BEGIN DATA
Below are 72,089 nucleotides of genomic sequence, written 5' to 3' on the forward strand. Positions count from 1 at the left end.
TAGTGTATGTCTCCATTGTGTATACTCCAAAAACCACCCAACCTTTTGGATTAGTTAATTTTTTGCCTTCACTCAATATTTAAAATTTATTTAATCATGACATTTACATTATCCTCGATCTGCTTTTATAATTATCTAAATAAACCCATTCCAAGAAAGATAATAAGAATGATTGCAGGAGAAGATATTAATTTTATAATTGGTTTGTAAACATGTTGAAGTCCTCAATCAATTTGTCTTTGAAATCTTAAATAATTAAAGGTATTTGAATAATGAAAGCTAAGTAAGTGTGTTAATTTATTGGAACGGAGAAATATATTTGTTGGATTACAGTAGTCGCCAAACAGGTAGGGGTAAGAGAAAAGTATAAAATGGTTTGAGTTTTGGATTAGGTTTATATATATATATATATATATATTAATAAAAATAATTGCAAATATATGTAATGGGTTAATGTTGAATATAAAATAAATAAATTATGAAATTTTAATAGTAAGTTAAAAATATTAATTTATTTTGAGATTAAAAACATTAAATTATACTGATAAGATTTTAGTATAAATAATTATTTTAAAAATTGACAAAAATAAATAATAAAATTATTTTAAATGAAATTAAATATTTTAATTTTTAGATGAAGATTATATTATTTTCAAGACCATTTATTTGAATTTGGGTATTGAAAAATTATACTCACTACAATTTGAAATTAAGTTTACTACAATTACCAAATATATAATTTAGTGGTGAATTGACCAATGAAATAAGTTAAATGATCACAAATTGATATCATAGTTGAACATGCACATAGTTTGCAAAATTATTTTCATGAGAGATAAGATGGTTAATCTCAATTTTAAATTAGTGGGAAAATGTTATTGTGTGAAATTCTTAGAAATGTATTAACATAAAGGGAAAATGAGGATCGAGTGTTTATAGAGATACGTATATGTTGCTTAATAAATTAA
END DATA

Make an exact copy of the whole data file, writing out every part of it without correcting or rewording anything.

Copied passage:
Below are 72,089 nucleotides of genomic sequence, written 5' to 3' on the forward strand. Positions count from 1 at the left end.
TAGTGTATGTCTCCATTGTGTATACTCCAAAAACCACCCAACCTTTTGGATTAGTTAATTTTTTGCCTTCACTCAATATTTAAAATTTATTTAATCATGACATTTACATTATCCTCGATCTGCTTTTATAATTATCTAAATAAACCCATTCCAAGAAAGATAATAAGAATGATTGCAGGAGAAGATATTAATTTTATAATTGGTTTGTAAACATGTTGAAGTCCTCAATCAATTTGTCTTTGAAATCTTAAATAATTAAAGGTATTTGAATAATGAAAGCTAAGTAAGTGTGTTAATTTATTGGAACGGAGAAATATATTTGTTGGATTACAGTAGTCGCCAAACAGGTAGGGGTAAGAGAAAAGTATAAAATGGTTTGAGTTTTGGATTAGGTTTATATATATATATATATATATATTAATAAAAATAATTGCAAATATATGTAATGGGTTAATGTTGAATATAAAATAAATAAATTATGAAATTTTAATAGTAAGTTAAAAATATTAATTTATTTTGAGATTAAAAACATTAAATTATACTGATAAGATTTTAGTATAAATAATTATTTTAAAAATTGACAAAAATAAATAATAAAATTATTTTAAATGAAATTAAATATTTTAATTTTTAGATGAAGATTATATTATTTTCAAGACCATTTATTTGAATTTGGGTATTGAAAAATTATACTCACTACAATTTGAAATTAAGTTTACTACAATTACCAAATATATAATTTAGTGGTGAATTGACCAATGAAATAAGTTAAATGATCACAAATTGATATCATAGTTGAACATGCACATAGTTTGCAAAATTATTTTCATGAGAGATAAGATGGTTAATCTCAATTTTAAATTAGTGGGAAAATGTTATTGTGTGAAATTCTTAGAAATGTATTAACATAAAGGGAAAATGAGGATCGAGTGTTTATAGAGATACGTATATGTTGCTTAATAAATTAA